Starting Solids: A Survival Guide for New Mums

Starting solid food – oh it’s super messy, very frustrating, but a lot of fun. And it’s fascinating too, watching your munchkin discover food in all its glory, from the first mouthfuls of gloopy puree to self-feeding chubby fistfuls of fodder.

Getting your kid on to the real food takes some time and a bit of patience, but it’s not an exact science. So we’re not preaching hard and fast rules but just offering up a mini-survival guide from us mummies (and daddies!) who’ve already ventured into the feeding pit.

When to get started
The official advice is to wait until baby reaches six months, but it’s only a guide and it’s fine to take the plunge before. As long as they’re at least four months, not wobbly (i.e. they can sit up, and with their head still), often baby will let on they’re willing and able. Trying to swipe your morning breakie? Chewing their hand off? Or grumpy after a feed when milk alone is just not cutting it anymore? Baby may be dropping heavy hints it’s time to dish up dinner, folks.

Lights, camera, action
An obvious one maybe, but hey baby’s first feed will definitely be one for the baby book, so be armed and ready to shoot some family snaps with the camera.

Baby rice is nice, but…
Many people start with plain baby rice and that’s totally okay. But if you want to offer up something else for the first taste sensation, go forth and puree as you wish. The idea is to start simple (and super smooth), then think about unleashing your inner Jamie Oliver by experimenting with a few mixes. Spinach, pea and apple was a hit at our highchair. Of course, it involved splattered green-ness up the kitchen wall. And that brings us nicely to …

There. Will. Be. Mess.
Oh there will be mess. On the first day. And the second day. And the 78th day. So choose your bibs wisely. Cover yourself. Cover the floor. Heck, cover the dog. And wipes will be your best friend from this day forward.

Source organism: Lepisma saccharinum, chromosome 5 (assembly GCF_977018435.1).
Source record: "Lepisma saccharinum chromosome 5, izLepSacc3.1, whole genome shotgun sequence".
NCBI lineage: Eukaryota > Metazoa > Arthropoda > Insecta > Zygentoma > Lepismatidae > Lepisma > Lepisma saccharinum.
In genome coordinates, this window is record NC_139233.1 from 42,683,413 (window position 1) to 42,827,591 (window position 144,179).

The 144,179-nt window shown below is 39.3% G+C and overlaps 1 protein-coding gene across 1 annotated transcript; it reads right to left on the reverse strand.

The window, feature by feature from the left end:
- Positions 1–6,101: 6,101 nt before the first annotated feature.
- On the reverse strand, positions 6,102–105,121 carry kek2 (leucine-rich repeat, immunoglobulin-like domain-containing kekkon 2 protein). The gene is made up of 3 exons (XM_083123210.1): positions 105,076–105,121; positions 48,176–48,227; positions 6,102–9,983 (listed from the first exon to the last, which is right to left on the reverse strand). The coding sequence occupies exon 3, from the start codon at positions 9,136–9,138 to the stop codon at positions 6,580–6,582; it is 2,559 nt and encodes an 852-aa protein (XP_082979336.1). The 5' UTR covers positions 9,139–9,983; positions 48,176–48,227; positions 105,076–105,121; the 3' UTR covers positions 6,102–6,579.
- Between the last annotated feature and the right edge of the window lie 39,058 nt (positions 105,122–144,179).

Try and try again. Then try again.
It’s often said babies often need exposure to a certain food or flavour up to 15 times before they decide ‘Ooh yeah, I like this now’. Fifteen times! This is where the ‘being patient’ bit comes in. So if your little one doesn’t like something, don’t be afraid to go for round two, then three, and four… you get my drift. Anyway, some babies will spit out the offending nosh, others will simply let it fall straight out of their mouth before it’s barely in. Warning: This may be followed by baby smearing rejected foodstuffs across every available surface. (Back to the above point.)

Finger food first?
Baby-led weaning – where you skip the whole puree-ing malarkey and go with finger food from the offset – is a hit with many mamas. On the plus, it encourages independent feeding; a chance for baby to control and experiment with how much goes in their gob, and your heart will do a little ‘aww’ when you watch some super cute self-discovery. On the downside, more stuff everywhere (see: There. Will. Be. Mess. – again).

Expect funny faces
A lot of funny faces. Faces you’ll never have seen your kid make before. New flavours, tastes and textures are going to do that. (Hence the camera reminder – these faces need to come back on a 21st birthday photo wall).

Never underestimate the power of the aeroplane
Every kid, regardless of age, loves ‘here comes the aeroplane!’ Aeroplane shaped spoons are optional (but pretty cool).

Be their cheerleader
This learning to eat business isn’t always easy for our offspring to grasp, but positivity pays off and little people love a happy audience willing them on. So be their biggest supporter through the whole journey. With every triumph, however big or small (from the first food successfully sampled to drinking from a sippy cup on their own), make sure the crowd goes wild; go in for a high five, or just scoop them up for a celebratory dance around the highchair.

Just watch where you’re stepping.

Avatar of Sacha Burkett

Sacha has been a writer and journalist for over a decade. A happy mama of two, wife to one, Sacha is a lover of books, wine and sleep - all of which she would generally like more of!

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